Edmund Williams

Edmund was born on 10 January 1894 in Formby, to a fairly well-off family. He went to Merchant Taylors’ School in nearby Crosby, worked as a chemist for Sir Benjamin Johnson’s dyeing and cleaning works, then studied chemistry at technical college.

Latest Update

 

January 2015

Back in the UK, hundreds of thousands of soldiers were going through their basic training to get them ready for war. In September 1914, Edmund and his brother had both volunteered to join the 19th King’s Liverpool Regiment at St George’s Hall, Liverpool. The battalion began training, first at Sefton Park and then Knowsley Park Camp in Liverpool.

 

"Our company sergeant major was very good; he was an old soldier – he’d been a tailor. He would ‘needle’ us because this was part of the discipline; you had to get used to standing to attention when you would like to open your mouth! There was nothing harsh about this – this was civilian discipline, not barrack discipline.

We were a very mixed lot. Some of them were very rough, good sorts, but they were from the rougher parts of Liverpool. One claimed to be a deserter from the American navy! One evening after coming back drunk he held the hut at bay with a drawn bayonet in his hand having smashed the crockery up. My little brother was one of two ordered by the sergeant to go and arrest him. They said: “We’ll go if you lead us, sergeant!”

Like all new soldiers the brothers had to learn to drill. Endless hours were spent on the drill square, perfecting their moves.

"When you recollect that people have to be taught to drill in unison, together at word of command, smartly – the number of hours put in at platoon drill, company drill and even battalion drill! This was hard slogging.

The officers had to learn how to command us – some with a rather amusing lack of ‘word of command’. We had a first lieutenant with no ‘word of command’ and he was endeavouring to imitate a guardsman, but he had a squeaky voice!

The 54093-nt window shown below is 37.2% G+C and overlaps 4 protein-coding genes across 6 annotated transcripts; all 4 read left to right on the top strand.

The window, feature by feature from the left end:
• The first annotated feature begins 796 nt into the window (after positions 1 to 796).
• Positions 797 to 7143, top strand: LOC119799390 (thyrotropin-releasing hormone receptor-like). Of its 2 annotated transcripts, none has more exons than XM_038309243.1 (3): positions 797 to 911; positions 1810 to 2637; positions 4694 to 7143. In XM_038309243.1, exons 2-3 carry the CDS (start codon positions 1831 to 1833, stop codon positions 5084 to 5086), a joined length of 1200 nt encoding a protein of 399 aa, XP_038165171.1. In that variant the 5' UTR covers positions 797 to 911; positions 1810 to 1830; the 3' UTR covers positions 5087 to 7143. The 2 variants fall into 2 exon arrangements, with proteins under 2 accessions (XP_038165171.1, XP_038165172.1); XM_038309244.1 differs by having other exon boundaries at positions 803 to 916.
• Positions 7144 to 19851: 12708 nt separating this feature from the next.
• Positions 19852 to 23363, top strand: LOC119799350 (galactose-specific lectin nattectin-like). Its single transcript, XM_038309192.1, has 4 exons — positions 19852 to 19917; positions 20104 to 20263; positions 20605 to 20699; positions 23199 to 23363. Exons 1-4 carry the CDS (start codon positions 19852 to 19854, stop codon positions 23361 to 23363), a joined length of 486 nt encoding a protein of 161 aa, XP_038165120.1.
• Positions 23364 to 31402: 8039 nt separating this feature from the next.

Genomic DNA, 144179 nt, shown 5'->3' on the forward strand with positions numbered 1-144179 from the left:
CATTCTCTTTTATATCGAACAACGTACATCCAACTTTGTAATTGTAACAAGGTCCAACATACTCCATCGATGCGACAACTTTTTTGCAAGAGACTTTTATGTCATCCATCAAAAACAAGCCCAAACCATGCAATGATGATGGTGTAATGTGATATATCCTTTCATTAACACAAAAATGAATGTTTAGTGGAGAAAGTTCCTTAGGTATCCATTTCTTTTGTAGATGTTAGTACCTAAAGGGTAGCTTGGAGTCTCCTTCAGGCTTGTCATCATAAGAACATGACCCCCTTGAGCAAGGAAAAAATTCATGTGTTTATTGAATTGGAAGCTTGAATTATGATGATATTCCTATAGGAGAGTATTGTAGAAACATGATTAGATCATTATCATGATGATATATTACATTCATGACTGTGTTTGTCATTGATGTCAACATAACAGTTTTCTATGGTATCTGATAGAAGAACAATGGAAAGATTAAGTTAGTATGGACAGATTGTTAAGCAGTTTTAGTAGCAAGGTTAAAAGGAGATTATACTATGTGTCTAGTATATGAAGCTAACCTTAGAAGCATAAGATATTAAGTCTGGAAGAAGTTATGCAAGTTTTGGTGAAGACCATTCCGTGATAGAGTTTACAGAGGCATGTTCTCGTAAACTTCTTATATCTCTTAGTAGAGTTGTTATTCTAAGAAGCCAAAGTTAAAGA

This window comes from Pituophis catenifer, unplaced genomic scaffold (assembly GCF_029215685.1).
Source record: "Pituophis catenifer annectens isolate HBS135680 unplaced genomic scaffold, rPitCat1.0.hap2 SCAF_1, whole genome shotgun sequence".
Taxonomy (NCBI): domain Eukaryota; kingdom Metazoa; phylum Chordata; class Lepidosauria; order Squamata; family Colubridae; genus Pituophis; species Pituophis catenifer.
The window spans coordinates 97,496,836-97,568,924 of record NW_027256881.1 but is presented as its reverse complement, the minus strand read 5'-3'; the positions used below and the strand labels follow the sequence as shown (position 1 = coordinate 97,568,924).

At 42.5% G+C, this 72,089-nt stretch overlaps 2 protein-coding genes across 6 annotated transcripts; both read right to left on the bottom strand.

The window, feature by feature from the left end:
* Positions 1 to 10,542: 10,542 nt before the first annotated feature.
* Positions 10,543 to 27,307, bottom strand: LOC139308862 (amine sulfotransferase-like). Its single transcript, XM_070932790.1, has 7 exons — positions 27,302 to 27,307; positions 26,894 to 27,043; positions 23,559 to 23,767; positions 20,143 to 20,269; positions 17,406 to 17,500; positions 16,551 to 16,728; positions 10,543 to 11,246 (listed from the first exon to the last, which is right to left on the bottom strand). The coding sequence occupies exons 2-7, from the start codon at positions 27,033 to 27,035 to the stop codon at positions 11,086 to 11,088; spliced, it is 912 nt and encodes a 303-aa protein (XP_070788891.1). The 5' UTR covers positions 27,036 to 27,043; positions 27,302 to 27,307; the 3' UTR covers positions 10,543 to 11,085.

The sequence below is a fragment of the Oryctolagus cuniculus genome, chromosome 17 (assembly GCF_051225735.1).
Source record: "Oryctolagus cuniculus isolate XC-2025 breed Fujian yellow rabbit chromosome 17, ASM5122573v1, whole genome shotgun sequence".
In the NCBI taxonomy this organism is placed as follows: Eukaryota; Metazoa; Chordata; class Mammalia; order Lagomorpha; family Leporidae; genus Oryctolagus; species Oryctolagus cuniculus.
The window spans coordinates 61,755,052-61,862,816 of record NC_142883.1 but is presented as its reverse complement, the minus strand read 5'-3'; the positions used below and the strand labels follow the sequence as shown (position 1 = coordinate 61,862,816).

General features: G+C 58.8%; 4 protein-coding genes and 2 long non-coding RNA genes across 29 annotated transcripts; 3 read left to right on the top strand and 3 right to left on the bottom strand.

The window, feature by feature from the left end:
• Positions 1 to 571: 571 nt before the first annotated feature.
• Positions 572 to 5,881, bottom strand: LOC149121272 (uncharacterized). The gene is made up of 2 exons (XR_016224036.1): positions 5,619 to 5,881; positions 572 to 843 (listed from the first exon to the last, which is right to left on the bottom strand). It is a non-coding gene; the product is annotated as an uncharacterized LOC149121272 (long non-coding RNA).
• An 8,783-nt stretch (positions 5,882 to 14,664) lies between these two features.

We didn’t know what to do – we were standing to attention, some of us sloped arms and other people didn’t! He couldn’t get a word out that we could understand. The company sergeant major was getting redder and redder in the face!"

 

All Updates

 

January 2015

Back in the UK, hundreds of thousands of soldiers were going through their basic training to get them ready for war. In September 1914, Edmund and his brother had both volunteered to join the 19th King’s Liverpool Regiment at St George’s Hall, Liverpool. The battalion began training, first at Sefton Park and then Knowsley Park Camp in Liverpool.

 

"Our company sergeant major was very good; he was an old soldier – he’d been a tailor. He would ‘needle’ us because this was part of the discipline; you had to get used to standing to attention when you would like to open your mouth! There was nothing harsh about this – this was civilian discipline, not barrack discipline.

We were a very mixed lot. Some of them were very rough, good sorts, but they were from the rougher parts of Liverpool. One claimed to be a deserter from the American navy! One evening after coming back drunk he held the hut at bay with a drawn bayonet in his hand having smashed the crockery up. My little brother was one of two ordered by the sergeant to go and arrest him. They said: “We’ll go if you lead us, sergeant!”

Like all new soldiers the brothers had to learn to drill. Endless hours were spent on the drill square, perfecting their moves.

"When you recollect that people have to be taught to drill in unison, together at word of command, smartly – the number of hours put in at platoon drill, company drill and even battalion drill! This was hard slogging.

The officers had to learn how to command us – some with a rather amusing lack of ‘word of command’. We had a first lieutenant with no ‘word of command’ and he was endeavouring to imitate a guardsman, but he had a squeaky voice!

We didn’t know what to do – we were standing to attention, some of us sloped arms and other people didn’t! He couldn’t get a word out that we could understand. The company sergeant major was getting redder and redder in the face!"

 

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